Clarity,
Office 17622,
PO Box 6945,
London.
W1A 6US
United Kingdom
Phone/ Voicemail:
+44 (0)20 3287 3053 (UK)
+1 (561) 459-4758 (US).
So, about an eight of the time, or a 2:16 probability of no moving lines.Using that we get to around 14% chance to get hexagram with no moving lines.
Answer 2, most definately.I have to give you two different answers:
I could make a career out of this...Mathematically it is 1 in 64.
jukkodave
As MossElf points out.
Not to mention the many times he calls me 'Harmon'OMG it's worth you being here just for the names. First 'Hairily' now 'MossElf'
OMG it's worth you being here just for the names. First 'Hairily' now 'MossElf'
An elf ? MossElf
:hide:Why didnt you correct me if I was getting it wrong.
It didn't bother me. My name gets misspelled all the time.Why didnt you correct me if I was getting it wrong.
No, I doubt if I could.I have no idea what that means. Could you clarify
I just asked trusty spreadsheet to do this for my journal, and unchanging readings (edited: in my particular journal) are 18.01%, 1,823 out of 10,122 entries of type "Yijing Reading". (Yes, I cast too many readings; yes, we've had this discussion; yes; I've gotten better about it; yes, I still do it sometimes; yes, it's embarrassing.)Odds of one line not changing: 75%.
Odds of two lines not changing: 75% of 75%.
Odds of 3 lines not changing: 75% of 75% of 75%.
And so on to power 6. I'm reliably informed that comes out as 729/4096, which is just under 18%.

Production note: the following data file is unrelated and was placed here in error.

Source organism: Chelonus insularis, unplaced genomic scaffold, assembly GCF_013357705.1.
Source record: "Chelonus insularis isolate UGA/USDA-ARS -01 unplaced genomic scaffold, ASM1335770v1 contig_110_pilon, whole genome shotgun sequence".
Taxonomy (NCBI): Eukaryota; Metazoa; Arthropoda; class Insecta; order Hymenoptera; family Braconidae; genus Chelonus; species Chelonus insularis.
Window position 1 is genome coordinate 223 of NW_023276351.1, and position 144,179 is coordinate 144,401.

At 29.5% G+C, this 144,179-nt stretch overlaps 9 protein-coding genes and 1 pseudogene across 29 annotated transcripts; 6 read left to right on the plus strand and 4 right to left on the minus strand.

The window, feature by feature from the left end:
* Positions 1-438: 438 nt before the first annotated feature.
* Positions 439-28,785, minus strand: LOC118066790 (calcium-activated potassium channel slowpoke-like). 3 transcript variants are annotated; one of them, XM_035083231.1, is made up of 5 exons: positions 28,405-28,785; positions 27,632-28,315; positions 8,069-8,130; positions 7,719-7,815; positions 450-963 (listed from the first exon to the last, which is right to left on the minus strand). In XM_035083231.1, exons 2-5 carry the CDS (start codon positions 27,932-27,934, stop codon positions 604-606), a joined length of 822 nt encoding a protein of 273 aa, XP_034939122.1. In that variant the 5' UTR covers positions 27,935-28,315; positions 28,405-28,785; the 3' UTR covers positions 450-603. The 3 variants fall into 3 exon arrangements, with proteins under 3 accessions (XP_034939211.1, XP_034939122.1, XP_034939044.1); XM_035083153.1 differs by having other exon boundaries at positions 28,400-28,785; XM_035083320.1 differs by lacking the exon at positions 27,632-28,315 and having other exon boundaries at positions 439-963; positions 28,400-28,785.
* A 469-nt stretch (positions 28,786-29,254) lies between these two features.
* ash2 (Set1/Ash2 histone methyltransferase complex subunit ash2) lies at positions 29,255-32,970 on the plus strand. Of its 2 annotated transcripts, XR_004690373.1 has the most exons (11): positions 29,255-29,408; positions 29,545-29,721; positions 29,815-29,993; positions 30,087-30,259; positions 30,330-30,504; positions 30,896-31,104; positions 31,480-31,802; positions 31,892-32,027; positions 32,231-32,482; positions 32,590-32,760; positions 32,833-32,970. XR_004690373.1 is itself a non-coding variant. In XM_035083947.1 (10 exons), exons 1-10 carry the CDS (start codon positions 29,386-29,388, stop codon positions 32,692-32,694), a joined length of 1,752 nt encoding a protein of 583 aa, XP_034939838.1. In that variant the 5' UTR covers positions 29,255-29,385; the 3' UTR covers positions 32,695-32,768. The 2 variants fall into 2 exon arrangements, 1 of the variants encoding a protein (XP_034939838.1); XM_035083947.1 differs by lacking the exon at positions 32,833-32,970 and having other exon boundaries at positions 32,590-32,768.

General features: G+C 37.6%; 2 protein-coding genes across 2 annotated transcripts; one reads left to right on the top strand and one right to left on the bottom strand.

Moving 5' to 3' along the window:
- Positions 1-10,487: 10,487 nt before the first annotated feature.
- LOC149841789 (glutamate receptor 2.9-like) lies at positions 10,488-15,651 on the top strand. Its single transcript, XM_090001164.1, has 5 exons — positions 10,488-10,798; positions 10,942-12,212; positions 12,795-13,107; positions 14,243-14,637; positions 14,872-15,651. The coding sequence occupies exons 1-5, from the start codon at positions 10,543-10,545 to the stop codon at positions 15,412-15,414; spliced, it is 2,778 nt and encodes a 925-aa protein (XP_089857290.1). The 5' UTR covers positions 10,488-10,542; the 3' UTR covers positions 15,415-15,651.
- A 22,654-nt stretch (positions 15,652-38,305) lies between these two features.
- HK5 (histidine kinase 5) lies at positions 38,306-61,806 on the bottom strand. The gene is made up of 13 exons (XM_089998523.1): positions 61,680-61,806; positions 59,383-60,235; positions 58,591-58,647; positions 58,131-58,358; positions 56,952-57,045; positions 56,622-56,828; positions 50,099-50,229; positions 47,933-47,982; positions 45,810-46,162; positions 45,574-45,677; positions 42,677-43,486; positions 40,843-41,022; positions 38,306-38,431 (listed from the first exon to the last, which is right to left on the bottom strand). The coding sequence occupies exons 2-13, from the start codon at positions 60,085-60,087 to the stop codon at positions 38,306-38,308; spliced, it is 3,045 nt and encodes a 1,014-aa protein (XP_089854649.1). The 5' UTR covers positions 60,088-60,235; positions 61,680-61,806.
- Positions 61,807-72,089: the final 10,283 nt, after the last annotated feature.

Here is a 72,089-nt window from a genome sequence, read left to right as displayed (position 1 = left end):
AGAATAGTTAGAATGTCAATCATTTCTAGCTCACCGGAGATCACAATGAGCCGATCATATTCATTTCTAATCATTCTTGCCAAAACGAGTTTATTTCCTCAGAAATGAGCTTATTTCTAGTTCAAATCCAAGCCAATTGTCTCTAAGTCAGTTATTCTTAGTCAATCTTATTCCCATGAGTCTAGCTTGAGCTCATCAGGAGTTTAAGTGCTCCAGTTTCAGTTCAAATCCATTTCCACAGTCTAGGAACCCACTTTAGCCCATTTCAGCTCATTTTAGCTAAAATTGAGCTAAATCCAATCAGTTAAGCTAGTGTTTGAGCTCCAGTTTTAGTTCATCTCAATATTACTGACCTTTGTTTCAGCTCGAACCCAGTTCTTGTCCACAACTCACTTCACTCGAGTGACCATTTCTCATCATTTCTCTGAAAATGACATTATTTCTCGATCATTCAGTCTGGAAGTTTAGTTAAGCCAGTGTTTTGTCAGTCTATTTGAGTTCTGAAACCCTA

What's also fascinating is how Yi manages to agree with theoretical probability in this instance and talk to me meaningfully, that is, give me unchanging readings when I need them.This is where it goes beyond probability. You can calculate the probability of an unchanging reading, or of three unchanging readings in a row. What you can't calculate is the probability of those three readings being all around the same topic, or coming at a time when you most need simplicity, because those things can't be represented in a calculation.
What's also fascinating is how Yi manages to agree with theoretical probability in this instance and talk to me meaningfully, that is, give me unchanging readings when I need them.
That exactly. And yet I bet if you calculated the percentage of times you've received 17.5 > 51 out of all your readings, it would hew to the expected mathematical probability.And just to add another example of how there is no probability involved in our readings:
About five years ago I had a plan.
I asked Yi if it was a good plan and received 17.5.
Six months passed and I procrastinated about starting work on that plan. I asked the exact same question and received 17.5 again. Another six months went by, and for the third time the same reading came for the same question
The 'probability' for that is very very very very very very very very very small. A mathmagician would be as surprised as I was.
Clarity,
Office 17622,
PO Box 6945,
London.
W1A 6US
United Kingdom
Phone/ Voicemail:
+44 (0)20 3287 3053 (UK)
+1 (561) 459-4758 (US).